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How Lamborghini Completely Half-Assed The Lights On Its Most Legendary Supercar

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When it comes to cars that can be truly considered iconic, it’s hard to find one more so than the Lamborghini Countach, posters of which I’m pretty sure came included on the wall of at least one bedroom in every home sold in America from 1975 to 1995. The Countach is a crowning achievement of supercar design, a testimony to what human hands and minds can do when all restrictions are lifted. Well, except for most of the lighting equipment, which is more of a testimony to what human hands and minds can do when they don’t want to spend hardly any money or time on a problem.

The lights on the Countach that I’m referring to specifically — the front sidelight/indicator units and the taillights —are really the only lights that are actually seen on the car, since the headlights themselves are hidden under covers.

Let’s start with the taillights first, because they’re more dramatic and maybe a bit more tragic. Let’s look at the rear of the Countach LP500 of 1971, the design concept that served as the basis of what would later become the Lamborghini Countach:

1971 Lamborghini LP500 Countach Prototype – Vintage Road & Racecar

Here you can see the conceptual ideal of the taillights, units that completely fill those two six-sided, pointed pods at each side. They’re dramatic and exciting, fitting the look and character of the car perfectly! Now, let’s look at the production Countach:

What’s noticeable here is that Lamborghini came close to the sort of taillight they wanted: a six-sided unit that seems to fill those areas completely. But there’s something that doesn’t look quite right about them, and this becomes clearer when you look closer:

See? It’s a set of three square lights that are the actual taillight, plus a shaped reflector panel that must not actually reflect properly, because there’s another reflector inset under the middle lamp, despite the reverse lamp having its own reflector. It’s clear what the designers were going for, but it’s kind of kludged together.

Also, look at that eBay link there: Holy crap are those replacement taillight filler panels expensive! And that set is black rubber, not even fake-taillight red! Here’s a red one for sale:

Why is that so much cheaper than the black rubber ones? I don’t understand Lambo owners.

Of course, even this is better than some later Countach versions that ditch the shaped reflector panel altogether:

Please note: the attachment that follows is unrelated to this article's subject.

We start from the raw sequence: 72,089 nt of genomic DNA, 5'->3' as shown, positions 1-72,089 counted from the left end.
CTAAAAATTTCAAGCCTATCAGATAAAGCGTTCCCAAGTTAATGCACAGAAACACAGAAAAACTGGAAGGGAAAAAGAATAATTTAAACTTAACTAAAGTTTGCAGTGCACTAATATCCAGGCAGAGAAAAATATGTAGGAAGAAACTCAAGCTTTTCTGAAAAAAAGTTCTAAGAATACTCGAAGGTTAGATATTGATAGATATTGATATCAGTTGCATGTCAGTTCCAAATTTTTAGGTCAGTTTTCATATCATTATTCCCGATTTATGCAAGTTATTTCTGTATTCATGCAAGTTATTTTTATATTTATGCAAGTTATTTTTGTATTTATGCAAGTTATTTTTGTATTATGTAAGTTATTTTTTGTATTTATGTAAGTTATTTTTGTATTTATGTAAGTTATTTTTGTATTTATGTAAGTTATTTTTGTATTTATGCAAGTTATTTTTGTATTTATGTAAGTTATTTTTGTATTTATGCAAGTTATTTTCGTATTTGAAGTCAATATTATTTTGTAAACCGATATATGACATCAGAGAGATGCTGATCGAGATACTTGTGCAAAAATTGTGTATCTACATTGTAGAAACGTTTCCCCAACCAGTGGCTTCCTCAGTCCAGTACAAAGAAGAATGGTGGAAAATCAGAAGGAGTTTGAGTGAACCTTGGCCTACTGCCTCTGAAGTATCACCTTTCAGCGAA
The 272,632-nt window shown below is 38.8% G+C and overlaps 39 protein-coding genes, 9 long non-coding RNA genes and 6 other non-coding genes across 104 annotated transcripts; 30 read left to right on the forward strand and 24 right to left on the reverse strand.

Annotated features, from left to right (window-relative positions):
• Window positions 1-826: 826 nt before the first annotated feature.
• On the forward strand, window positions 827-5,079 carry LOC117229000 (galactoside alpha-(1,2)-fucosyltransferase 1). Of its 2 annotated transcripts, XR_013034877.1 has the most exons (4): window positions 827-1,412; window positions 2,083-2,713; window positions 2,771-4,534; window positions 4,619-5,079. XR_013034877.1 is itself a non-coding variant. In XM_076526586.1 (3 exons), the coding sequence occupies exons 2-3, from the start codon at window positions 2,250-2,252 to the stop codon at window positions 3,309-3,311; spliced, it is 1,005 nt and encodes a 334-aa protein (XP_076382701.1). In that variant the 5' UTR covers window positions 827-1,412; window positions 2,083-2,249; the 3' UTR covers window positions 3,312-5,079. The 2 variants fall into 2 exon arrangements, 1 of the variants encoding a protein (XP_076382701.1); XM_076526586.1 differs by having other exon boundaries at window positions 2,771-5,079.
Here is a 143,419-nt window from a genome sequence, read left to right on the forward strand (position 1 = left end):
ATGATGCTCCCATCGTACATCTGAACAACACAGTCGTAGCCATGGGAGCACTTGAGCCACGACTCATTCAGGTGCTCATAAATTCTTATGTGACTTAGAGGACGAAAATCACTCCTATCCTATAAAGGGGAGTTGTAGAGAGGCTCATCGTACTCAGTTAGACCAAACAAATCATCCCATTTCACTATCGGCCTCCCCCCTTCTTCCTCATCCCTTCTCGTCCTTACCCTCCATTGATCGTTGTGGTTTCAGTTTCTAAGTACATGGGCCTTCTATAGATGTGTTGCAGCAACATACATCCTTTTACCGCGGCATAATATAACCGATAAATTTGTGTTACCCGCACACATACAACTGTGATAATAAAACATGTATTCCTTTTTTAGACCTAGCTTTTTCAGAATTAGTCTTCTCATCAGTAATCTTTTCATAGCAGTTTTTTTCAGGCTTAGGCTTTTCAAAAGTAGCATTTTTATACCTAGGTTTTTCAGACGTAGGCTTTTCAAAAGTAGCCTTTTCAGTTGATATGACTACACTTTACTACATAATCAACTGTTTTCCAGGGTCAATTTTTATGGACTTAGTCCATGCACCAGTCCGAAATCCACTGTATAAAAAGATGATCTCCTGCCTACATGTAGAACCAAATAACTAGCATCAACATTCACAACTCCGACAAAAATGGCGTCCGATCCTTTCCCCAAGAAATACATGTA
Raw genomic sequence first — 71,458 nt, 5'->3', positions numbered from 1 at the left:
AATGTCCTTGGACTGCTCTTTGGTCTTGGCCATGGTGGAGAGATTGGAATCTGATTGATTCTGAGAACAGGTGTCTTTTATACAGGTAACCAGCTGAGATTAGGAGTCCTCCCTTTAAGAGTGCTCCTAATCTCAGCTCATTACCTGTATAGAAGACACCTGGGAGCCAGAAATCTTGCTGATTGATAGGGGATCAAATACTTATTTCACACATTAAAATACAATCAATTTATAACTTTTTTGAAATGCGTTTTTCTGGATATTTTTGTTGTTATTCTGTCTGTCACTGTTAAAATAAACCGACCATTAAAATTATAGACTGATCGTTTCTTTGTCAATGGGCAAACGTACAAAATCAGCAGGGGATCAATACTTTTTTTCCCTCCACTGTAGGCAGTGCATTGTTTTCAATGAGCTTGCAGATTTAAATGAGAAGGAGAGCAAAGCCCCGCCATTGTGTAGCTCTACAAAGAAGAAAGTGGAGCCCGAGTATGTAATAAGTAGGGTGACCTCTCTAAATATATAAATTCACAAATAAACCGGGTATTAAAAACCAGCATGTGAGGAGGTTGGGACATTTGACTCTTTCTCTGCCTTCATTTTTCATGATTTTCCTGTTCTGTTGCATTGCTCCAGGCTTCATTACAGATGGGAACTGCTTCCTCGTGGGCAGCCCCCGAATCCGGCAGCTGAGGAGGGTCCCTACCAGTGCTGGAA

In this case, Lamborghini just quit even trying to match the shape of the area in which the taillights were designed to fit. The car now just relies on the square lights themselves, which Lamborghini lifted right off the ass of a 1972 Alfa Romeo Alfetta:

Now, on these crisp, boxy little Alfetta sedans, those three-block lights work quite well, I think; but slapped on the dramatic angles and sweeping lines of the Countach, they feel like someone just ordered the first thing they saw in the parts catalog.

It was such a strong initial design, and Lambo’s solution feels just so half-assed for a car as exclusive and expensive as this. Make some custom lights, you lazy bastards! They would have looked so good!

I still don’t understand why the car needed that extra little reflector, either.

Okay. Let’s go around front and see what we have going on:

Lamborghini Countach LP500 Turns 50: the story of a legend

Looking back at the prototype LP500 Countach, we see that up front there are the covered pop-up lights, and ahead of those is some sort of flat, square, flush-mounted light panel that must house indicators and side/parking lights. Very cool. So, how was this design executed on the production car? Like this:

It looks like Lamborghini just made a little cubby, lined it with aluminum or something silvery, then found the cheapest possible parts-catalog trailer lights they could get, and stuck a ribbed plexiglass panel over it and hoped no one would notice. Have you ever seen the actual light unit outside of its little hood-greenhouse there? Look at this crap:

I mean, they’re fine, for, you know, a Civic or something, maybe mounted unobtrusively under a bumper, happily doing its job indicating turns and illuminating a side or two. But as one of the major pieces of visual detailing on the front of a supercar? Come on.

I know Lamborghini thought they could get away with it by hiding it under that ribbed plexi and giving it its own shaped little cloister there, but you know what? That kind of just makes it worse!

I mean, look at this:

All those wonderful swooping lines and creases! All that drama and motion and excitement! And then there’s that clunky-ass light, perched in there, looking even shittier by comparison, like if you opened a Fabergé egg and found a rubber dentist-office-toy-box finger puppet inside.

It’s just a glaring, obvious letdown. This is a Lamborghini! They could have made that huge expanse of dedicated light area into something wonderful, with custom parabolic reflectors and multiple bulbs and whatever–some lighting designer would have loved to do it, but sadly, nobody gave a shit, and here we are.

I know supercars are some of the most notorious light-stealers of any class of vehicle, aside from perhaps RVs. But that doesn’t mean I have to like it, or let it go. Lambo, you really phoned it in, and got away with it, too. For years.